I agree with others though, if you are already thinking about bigger, make it bigger now, don't do 2 extensions. That's not just time you'll lose, but materials etc. .
     
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  7. VDubDan

    VDubDan

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    Started the demolition this weekend:



    https://imgur.com/a/GMYLEUz

    Seemed to be a lot harder than I envisioned to be honest - the walls were double thick, no cavity with lots of headers. Not sure of the bond - didn't see any half bricks not that it matters. Took a lot of care coming up to the house - I was going to cut it with a 9" grinder but the neighbours had their washing out so we just went gently. As it happened, it wasn't particularly well tied in apart from a few courses at the bottom.

    Either way, got there in the end. I chat more about dealing with the boiler here: https://www.diynot.com/diy/threads/combi-boiler-management-during-extension-rebuild.519757

    P.S. The little dumper was an absolute godsend. All of us have got a variety of back issues, and I've filled enough skips by hand over the last 2 years!
     
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  8. nitro23456

    nitro23456

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    This is awesome. Thanks for taking the time to document it. I shall be following it with interest!
     
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  9. acurachris

    acurachris

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    All good, keep us posted. What you using to do the time-lapse?

    Looking at the video... it only took a couple of minutes! :whistle:
     
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  10. VDubDan

    VDubDan

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    I used an old GoPro Hero 3 for the time lapse. Editing has been a bit of a nightmare though, ended using FFMPEG (which is not easy - just followed Google!) and Adobe Rush to drop it together.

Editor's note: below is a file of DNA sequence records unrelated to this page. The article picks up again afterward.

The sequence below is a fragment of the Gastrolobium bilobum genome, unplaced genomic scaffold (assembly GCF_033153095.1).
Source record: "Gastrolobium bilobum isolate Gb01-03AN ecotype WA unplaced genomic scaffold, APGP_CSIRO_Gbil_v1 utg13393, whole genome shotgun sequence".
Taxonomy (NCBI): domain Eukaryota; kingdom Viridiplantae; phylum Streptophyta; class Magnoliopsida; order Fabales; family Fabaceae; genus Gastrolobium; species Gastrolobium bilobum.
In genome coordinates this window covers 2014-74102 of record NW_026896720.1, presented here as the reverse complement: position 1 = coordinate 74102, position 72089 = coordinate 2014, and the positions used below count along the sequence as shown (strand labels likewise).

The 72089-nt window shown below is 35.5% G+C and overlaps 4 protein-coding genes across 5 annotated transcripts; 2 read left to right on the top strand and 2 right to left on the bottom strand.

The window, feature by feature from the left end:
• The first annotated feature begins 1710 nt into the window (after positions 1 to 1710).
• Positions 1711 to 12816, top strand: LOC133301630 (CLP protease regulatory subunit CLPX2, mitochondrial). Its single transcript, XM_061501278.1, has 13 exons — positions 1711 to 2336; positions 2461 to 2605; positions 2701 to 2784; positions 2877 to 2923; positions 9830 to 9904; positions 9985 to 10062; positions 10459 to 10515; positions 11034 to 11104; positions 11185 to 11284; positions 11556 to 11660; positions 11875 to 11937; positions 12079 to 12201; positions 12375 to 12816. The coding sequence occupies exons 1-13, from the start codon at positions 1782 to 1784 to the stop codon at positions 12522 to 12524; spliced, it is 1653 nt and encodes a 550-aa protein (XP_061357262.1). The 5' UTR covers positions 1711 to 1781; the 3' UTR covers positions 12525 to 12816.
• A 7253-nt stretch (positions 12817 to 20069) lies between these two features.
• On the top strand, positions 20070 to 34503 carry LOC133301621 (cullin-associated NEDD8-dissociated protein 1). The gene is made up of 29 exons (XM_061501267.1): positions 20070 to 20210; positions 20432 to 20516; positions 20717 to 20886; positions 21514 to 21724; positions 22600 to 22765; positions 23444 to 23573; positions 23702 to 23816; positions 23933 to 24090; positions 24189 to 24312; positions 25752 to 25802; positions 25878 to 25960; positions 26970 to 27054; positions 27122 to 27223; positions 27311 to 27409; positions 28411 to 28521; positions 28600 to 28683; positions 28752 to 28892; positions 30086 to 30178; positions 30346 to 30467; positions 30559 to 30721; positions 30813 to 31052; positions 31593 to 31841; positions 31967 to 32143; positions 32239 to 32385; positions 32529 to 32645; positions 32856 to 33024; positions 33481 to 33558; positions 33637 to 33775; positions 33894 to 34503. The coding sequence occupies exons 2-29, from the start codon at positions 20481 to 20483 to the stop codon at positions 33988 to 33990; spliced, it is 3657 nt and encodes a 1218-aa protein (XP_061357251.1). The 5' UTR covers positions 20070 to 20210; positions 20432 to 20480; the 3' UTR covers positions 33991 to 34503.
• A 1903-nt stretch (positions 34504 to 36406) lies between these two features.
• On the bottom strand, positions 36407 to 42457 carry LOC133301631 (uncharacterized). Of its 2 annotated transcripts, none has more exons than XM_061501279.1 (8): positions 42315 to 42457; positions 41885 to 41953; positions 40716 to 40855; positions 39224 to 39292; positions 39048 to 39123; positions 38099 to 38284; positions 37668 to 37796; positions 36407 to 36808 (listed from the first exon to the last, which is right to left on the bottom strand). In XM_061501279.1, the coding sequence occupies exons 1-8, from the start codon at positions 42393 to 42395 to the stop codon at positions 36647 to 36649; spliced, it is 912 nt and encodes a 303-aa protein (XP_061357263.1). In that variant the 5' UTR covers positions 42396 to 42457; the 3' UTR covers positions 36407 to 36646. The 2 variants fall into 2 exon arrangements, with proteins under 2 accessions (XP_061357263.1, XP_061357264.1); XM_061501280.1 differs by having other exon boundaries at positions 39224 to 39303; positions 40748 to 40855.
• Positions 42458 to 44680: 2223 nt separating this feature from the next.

11. VDubDan

    VDubDan

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    Finishing Demolition
    Nothing particularly exciting to report here, apart from the fact the old extension had no foundations! It was just a couple of courses of bricks below ground, then some bricks on their side and that was it! Soil underneath - made my job a lot easier :D

    So yeah, in terms of the demolition it was just a case of getting everything out and into a skip - and breaking up the last bits of concrete in and around the area.

    Foundation Dig

    And we continue on! Being a nervous first timer, I asked Building Control to come around for a quick chat prior to knocking down the old. All in all they were very friendly, very relaxed and gave me a lot of confidence to crack on. They agreed I was on sand, said the nearby tree wasn't anything to worry about and basically said if the current foundations are down to around ~6-650mm to just match them.

    I figured I had three choices here - dig by hand (HA!), get a man and a digger, or rent a digger. People have lots of opinions on whether renting an excavator is a good idea or not, but it wasn't an opportunity I was going to miss out on. So, a 1.5T Excavator and a 1T Dumper and we were ready to rock and roll. I got Hired In Plant insurance via JCB, and I also opted to get myself some proper site/project insurance at this point.